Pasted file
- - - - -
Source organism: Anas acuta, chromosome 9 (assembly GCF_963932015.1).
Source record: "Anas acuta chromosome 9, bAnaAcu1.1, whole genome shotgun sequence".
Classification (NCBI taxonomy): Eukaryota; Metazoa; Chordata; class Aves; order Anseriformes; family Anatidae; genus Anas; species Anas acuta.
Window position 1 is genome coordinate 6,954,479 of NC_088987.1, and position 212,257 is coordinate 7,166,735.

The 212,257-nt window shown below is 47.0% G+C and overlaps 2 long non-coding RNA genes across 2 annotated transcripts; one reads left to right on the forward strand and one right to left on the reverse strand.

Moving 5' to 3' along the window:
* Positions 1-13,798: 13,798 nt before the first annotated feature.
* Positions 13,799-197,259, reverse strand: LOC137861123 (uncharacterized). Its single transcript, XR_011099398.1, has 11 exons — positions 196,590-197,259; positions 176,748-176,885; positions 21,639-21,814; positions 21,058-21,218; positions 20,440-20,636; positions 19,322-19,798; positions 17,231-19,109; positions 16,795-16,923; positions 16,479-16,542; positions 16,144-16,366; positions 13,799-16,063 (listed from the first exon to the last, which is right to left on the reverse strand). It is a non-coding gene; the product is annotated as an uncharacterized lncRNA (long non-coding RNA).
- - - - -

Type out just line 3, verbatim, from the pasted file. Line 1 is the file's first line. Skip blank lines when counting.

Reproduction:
Classification (NCBI taxonomy): Eukaryota; Metazoa; Chordata; class Aves; order Anseriformes; family Anatidae; genus Anas; species Anas acuta.